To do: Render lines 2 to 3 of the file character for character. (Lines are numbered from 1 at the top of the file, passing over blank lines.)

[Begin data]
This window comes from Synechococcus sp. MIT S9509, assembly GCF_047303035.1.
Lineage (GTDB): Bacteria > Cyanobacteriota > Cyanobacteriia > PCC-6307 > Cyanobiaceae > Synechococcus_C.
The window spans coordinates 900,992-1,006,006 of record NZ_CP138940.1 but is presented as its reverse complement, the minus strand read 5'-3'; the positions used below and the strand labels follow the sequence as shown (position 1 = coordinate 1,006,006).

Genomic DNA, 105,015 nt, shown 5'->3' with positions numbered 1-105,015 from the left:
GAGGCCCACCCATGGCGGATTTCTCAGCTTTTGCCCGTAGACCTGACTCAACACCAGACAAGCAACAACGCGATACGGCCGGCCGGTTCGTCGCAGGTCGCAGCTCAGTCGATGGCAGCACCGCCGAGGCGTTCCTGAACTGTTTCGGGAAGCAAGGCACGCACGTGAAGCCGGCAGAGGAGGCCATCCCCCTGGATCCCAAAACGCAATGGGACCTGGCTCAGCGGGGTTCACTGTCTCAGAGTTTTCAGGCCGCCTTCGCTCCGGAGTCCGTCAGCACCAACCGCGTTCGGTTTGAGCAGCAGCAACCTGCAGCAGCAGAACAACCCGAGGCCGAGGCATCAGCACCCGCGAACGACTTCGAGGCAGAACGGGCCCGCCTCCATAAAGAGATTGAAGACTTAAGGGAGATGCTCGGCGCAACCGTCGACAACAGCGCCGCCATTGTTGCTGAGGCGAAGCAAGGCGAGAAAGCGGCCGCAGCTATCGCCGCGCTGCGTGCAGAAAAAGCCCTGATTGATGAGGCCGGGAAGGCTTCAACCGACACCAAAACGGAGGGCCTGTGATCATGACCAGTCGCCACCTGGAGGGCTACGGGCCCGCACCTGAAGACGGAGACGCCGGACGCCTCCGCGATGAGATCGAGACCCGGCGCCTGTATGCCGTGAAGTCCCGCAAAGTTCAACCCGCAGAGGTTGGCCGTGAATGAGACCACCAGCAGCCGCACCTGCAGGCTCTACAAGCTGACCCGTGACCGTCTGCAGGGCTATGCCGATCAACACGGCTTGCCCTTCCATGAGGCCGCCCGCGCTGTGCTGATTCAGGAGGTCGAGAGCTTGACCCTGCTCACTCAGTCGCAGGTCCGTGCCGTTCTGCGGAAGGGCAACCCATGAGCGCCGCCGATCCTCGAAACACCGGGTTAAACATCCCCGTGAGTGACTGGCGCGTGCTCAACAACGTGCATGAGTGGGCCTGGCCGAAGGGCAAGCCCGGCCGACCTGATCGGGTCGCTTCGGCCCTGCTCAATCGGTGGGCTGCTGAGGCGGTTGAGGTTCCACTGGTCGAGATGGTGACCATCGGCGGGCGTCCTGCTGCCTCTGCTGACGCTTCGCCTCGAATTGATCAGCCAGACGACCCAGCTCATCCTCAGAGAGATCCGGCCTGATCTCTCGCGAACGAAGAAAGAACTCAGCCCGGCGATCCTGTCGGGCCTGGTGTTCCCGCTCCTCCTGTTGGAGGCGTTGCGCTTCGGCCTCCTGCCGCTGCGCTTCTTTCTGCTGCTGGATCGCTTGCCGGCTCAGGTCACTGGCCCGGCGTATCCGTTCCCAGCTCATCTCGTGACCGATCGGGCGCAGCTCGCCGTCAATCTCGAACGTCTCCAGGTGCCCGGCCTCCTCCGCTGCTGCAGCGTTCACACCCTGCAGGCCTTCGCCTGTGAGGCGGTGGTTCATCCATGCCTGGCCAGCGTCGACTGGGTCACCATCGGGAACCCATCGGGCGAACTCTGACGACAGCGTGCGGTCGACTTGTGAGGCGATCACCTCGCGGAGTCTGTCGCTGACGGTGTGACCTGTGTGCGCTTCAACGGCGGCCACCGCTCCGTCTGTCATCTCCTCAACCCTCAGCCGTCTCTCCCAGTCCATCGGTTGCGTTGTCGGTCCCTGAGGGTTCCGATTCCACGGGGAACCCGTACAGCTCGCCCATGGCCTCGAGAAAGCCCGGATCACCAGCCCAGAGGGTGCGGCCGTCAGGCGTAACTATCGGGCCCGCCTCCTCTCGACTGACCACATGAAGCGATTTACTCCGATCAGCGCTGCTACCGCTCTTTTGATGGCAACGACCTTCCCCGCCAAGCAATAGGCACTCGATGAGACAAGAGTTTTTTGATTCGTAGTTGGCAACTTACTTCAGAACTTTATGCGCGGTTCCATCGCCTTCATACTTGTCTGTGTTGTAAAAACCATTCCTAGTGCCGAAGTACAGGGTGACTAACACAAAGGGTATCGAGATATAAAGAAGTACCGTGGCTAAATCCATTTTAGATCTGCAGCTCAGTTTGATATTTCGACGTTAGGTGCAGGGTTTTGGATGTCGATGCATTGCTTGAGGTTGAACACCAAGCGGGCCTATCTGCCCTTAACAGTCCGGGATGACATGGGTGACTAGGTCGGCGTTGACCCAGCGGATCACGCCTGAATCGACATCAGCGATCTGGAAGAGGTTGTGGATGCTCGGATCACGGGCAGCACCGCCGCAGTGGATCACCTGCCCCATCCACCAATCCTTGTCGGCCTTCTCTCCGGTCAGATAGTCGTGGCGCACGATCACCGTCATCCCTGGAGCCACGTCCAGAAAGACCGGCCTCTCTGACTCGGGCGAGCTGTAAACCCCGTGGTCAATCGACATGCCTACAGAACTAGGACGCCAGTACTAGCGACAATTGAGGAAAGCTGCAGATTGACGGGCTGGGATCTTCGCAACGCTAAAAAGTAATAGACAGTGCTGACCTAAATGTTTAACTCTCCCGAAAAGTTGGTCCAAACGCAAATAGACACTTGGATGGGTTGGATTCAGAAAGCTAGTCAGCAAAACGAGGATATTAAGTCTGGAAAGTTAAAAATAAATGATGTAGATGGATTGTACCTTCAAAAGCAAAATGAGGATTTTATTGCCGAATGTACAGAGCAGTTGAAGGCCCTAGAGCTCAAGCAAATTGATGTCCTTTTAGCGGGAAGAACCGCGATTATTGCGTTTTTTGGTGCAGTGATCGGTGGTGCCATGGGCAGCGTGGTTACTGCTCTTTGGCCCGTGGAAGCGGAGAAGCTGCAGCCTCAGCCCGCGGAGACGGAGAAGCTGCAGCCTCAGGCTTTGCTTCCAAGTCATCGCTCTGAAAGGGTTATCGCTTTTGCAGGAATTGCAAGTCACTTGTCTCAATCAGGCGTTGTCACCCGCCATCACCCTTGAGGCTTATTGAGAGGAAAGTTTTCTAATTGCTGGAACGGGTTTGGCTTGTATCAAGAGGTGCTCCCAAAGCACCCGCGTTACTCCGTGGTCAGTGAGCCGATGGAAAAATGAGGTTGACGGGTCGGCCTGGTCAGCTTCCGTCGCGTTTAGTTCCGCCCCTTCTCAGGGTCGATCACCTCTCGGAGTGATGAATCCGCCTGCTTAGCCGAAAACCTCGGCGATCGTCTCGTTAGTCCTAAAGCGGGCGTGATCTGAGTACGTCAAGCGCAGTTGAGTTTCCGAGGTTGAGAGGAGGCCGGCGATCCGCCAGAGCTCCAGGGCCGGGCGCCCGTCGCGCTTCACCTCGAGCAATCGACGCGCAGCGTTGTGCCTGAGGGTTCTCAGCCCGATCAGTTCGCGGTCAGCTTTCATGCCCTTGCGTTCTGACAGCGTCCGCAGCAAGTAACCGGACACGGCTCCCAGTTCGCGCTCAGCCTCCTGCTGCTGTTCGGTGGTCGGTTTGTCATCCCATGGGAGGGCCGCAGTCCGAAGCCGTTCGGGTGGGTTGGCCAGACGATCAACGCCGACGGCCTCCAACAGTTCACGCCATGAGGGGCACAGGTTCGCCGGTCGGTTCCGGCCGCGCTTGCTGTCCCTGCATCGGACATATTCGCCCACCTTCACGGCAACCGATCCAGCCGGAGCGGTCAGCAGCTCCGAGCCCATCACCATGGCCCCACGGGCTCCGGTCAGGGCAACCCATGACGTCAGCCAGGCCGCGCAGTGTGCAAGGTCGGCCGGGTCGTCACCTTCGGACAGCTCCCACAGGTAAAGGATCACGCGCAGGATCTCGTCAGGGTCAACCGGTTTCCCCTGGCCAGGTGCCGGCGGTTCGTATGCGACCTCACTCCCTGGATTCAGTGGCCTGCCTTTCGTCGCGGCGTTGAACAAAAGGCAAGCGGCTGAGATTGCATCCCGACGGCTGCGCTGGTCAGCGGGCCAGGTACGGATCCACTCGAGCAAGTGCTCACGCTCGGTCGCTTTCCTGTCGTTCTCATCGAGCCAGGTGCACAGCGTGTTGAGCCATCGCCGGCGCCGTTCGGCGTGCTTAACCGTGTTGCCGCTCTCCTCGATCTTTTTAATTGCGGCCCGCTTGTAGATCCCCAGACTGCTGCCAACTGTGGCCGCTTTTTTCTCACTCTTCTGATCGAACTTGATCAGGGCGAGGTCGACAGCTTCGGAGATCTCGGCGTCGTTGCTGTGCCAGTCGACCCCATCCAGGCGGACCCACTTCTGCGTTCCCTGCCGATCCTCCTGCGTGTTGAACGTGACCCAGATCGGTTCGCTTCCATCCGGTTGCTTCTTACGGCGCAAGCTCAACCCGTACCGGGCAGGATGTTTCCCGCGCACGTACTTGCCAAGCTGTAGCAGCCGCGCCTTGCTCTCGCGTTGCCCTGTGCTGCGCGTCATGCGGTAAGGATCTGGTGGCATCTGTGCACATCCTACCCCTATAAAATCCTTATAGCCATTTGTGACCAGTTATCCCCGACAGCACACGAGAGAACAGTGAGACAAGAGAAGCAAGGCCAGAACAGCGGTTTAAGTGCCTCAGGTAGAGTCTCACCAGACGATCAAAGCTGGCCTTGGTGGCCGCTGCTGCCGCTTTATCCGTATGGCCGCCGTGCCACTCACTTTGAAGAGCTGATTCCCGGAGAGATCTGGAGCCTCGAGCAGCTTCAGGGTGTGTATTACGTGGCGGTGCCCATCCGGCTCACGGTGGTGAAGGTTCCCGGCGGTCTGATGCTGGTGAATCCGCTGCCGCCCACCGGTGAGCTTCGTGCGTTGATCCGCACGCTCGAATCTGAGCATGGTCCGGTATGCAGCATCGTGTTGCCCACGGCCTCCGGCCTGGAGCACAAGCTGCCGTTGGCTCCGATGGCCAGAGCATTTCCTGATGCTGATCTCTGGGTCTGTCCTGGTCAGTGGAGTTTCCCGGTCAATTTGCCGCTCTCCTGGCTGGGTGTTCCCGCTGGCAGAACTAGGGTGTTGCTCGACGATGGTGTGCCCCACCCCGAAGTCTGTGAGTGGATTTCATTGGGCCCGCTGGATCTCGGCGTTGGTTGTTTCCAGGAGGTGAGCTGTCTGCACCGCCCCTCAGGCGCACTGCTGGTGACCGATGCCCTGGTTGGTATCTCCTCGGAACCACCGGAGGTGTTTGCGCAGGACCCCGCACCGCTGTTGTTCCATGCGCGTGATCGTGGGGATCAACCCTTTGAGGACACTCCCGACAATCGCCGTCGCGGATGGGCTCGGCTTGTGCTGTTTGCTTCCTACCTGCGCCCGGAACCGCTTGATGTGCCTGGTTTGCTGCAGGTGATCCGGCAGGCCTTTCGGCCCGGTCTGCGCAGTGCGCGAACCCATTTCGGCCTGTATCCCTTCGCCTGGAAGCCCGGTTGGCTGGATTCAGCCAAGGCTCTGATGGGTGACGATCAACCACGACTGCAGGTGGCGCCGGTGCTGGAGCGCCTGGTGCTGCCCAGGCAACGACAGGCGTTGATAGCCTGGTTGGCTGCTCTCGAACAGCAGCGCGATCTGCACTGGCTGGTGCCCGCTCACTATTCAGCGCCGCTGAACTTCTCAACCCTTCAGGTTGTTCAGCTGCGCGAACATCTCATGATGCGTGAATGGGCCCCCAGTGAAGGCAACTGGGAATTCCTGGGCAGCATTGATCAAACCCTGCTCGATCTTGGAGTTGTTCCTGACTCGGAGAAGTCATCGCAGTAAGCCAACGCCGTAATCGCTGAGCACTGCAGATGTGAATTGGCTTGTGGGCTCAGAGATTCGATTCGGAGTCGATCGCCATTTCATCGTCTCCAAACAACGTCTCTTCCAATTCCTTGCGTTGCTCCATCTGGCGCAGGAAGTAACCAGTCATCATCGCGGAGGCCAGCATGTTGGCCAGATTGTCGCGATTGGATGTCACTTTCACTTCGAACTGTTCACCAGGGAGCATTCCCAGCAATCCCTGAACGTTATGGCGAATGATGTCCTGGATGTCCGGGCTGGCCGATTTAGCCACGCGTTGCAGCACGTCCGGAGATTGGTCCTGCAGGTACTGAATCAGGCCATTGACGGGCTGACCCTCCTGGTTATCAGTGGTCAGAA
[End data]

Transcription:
Lineage (GTDB): Bacteria > Cyanobacteriota > Cyanobacteriia > PCC-6307 > Cyanobiaceae > Synechococcus_C.
The window spans coordinates 900,992-1,006,006 of record NZ_CP138940.1 but is presented as its reverse complement, the minus strand read 5'-3'; the positions used below and the strand labels follow the sequence as shown (position 1 = coordinate 1,006,006).